Baking Biscuits




I heard four of the saddest words not too long ago.  Words that made my heart weep. 

“Nobody bakes biscuits anymore.”

What???  As I asked around, I found out that there are still some women who bake biscuits, but they do it more for special occasions, or only once in a while.  Some of them will tell you yes, they bake them—as soon as they whack them on the side of the counter and pull them out of the tube.  Sorry, folks.  Those things just aren’t real biscuits.  Around here, we have Biscuit Monday.  Every Monday morning, I bake a double batch of biscuits.  These are divided into groups – four for neighbors, one for Lorea, and one for the Country Boy and the other guys at the Pit.  You just can’t start your week off right without them.

To me, biscuits are the soul of Simply Living.  They are a symbol of everything that is held dear.  Biscuits are basically bread, and in John 6:35, Jesus tells us He is the Bread of Life.  Here on the Plantation, we fully understand that we do not move, live, survive or even exist without Him.

Biscuits are the epitome of a simple life.  They express all the things listed under that category – cooking from scratch, creativity, nourishment, and if the smiles on the faces of those who are eating them tell you anything, sheer joy and happiness.

Biscuits help us rise to the occasion – it takes a leavening agent (baking powder and/or soda) to make them rise up to their full potential.  We all need some type of encouragement to get up every morning and start our days.  It can be a job, a family, a day of fun, or for us, it is animals, gardens, or fence that needs fixing.  Since we absolutely love living on this farm that is all the encouragement we need. 

 Biscuits cut to the heart of the matter – Mrs. Dot is probably rolling in her grave right now, but I do not ‘choke and roll’ my biscuits.  I flatten out the dough and use a biscuit cutter.  Even then, my biscuits are never the exact shape and size – each one has its own ‘personality’, but they all taste the same.  Not one of us are made the same and we all have our own way of doing things (just try to count all the biscuit recipes out there).  But when the biscuits hit the pan, so to speak, the jobs all get done, and get done well.

Biscuits scream for a little touch of sweetness.  There is no place better to showcase all that homemade jam and jelly that you put up over the summer than spread across a piping hot biscuit.  Split it open, spread on a bit of butter and watch it melt.  Then grab a spoon and plop on a dollop of Plum Jam.  Put the lid back on, and take a big bite.  You may want to use your other hand as a drip tray, though.  Otherwise, you will be spending the next few minutes cleaning butter, jelly and biscuit crumbs up off the floor.  What?  Who has time to grab a plate when you are staring at a pan of biscuits that just came out of the oven?  Where is the fun in that?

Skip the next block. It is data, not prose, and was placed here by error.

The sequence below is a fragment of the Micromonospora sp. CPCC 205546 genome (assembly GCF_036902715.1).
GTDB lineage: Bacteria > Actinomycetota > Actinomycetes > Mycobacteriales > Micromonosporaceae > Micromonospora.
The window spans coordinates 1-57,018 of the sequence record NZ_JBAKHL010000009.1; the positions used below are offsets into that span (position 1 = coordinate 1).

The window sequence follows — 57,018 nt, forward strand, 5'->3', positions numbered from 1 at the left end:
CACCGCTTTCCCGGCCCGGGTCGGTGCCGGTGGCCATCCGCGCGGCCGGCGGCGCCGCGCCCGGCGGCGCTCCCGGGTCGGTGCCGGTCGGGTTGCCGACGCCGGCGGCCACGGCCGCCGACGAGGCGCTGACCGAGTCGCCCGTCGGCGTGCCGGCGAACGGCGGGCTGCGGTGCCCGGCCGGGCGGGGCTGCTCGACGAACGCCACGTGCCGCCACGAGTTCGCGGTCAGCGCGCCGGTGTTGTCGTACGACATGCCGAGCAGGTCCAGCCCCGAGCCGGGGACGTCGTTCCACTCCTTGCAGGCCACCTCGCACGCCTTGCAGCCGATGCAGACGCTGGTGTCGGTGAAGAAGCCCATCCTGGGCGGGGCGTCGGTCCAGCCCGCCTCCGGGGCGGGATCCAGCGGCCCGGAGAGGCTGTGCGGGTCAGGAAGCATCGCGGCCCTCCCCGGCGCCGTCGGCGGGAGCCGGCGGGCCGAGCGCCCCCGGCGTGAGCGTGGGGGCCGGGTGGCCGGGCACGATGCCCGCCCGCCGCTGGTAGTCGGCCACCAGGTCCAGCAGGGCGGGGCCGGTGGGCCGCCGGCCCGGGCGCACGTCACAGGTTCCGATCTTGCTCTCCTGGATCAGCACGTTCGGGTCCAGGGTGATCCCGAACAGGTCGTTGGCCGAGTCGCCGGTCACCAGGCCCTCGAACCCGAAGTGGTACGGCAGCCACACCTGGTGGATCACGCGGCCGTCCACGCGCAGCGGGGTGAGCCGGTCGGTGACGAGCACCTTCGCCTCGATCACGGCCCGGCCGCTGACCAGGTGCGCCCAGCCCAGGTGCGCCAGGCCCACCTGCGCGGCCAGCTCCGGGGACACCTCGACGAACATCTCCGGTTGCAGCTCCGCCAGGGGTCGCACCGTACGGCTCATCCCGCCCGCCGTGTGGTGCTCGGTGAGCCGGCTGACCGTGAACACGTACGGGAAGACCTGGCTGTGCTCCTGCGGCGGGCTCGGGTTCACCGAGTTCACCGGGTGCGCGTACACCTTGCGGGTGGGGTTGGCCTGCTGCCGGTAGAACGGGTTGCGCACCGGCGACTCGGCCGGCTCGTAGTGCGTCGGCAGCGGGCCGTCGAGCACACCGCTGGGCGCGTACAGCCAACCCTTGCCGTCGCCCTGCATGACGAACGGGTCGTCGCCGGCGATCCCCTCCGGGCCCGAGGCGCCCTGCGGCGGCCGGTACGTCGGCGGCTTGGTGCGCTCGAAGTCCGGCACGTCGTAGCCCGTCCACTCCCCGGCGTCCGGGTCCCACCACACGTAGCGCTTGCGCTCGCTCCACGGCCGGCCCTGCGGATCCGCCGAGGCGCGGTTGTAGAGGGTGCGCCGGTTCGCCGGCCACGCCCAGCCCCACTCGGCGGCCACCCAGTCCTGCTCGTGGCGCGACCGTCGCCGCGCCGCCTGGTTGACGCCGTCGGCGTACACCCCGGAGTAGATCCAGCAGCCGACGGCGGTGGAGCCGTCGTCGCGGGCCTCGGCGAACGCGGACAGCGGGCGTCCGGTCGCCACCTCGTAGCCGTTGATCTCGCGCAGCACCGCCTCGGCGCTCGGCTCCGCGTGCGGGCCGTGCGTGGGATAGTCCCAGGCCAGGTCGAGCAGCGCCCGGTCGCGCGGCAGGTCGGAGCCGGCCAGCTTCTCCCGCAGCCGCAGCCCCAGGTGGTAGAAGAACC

There is an art to baking biscuits.  You need to use fresh ingredients.  Without that, the biscuits won’t rise.  You need to blend ingredients in order.  If you add the shortening before the soda, salt and baking powder, those valuable ingredients will not incorporate properly.  You need to use a gentle hand.  Want to know the great secret about baking biscuits?  The less you handle the dough, the lighter and fluffier they will be.  I use my hands and a fork, and just before all the buttermilk is incorporated, out they go onto the board to be cut.  You also need to cut your biscuits as closely together as you can, because you only get one more shot at it, and  only then if you mix the scrap dough together as gently as possible.

Need a lesson in Simply Living?  Go bake some biscuits.  Take your time.  Follow the directions.  Keep it fresh.  Be gentle.  Add a little sweetness.  Then sit back and enjoy.  Life just doesn’t get any better than biscuits.

(sorry about the photo – I intended to take a shot of a full pan, but around here, biscuits go faster than a camera click!)



Julie Murphree is a blogger, newspaper columnist, and speaker on all things ‘Living a Simple Life on the Farm’. She is the author of \\\'The Farm Wife – Living a Simple Life on the Farm. She and her husband have 60 acres in NW Louisiana where they actively work on living as sustainable as possible.


  1. Hmmm…
    I bake bread (almost) every day, cake or pie at least once a week, crackers every time we’ve got people coming by (they go so well with our olives)… but here’s a confession: I’m 38 years old and I’ve never baked biscuits or cookies, ever. I’m thinking my mother probably never baked biscuits either (I’m going to ask her!).
    After reading this though… tomorrow morning after I clean up breakfast, I’m going to look up recipes and hopefully find something I can make with ingredients I’ve already got. We’ve got new guests coming in the afternoon and is there anything better to welcome them with than fresh biscuits?

    1. Sandrine – I’m sorry it took so long in responding to that last comment – but — if you need a good biscuit recipe, I will be happy to share. I make cheese biscuits, which turn out really well. If you are new to biscuits, let me give you a tip: Do NOT overwork your dough! Mix your dry ingredients with a fork. Cut in your shortening (I use my hands) until it has a coarse consistency, then pour in your liquid, using the fork to mix it in. Do this part easily, and just until the dry ingredients are moist. I usually have a few traces of buttermilk still hanging around. Flour your board, then pat your dough out gently. The trick is all in handling the dough as little as possible!

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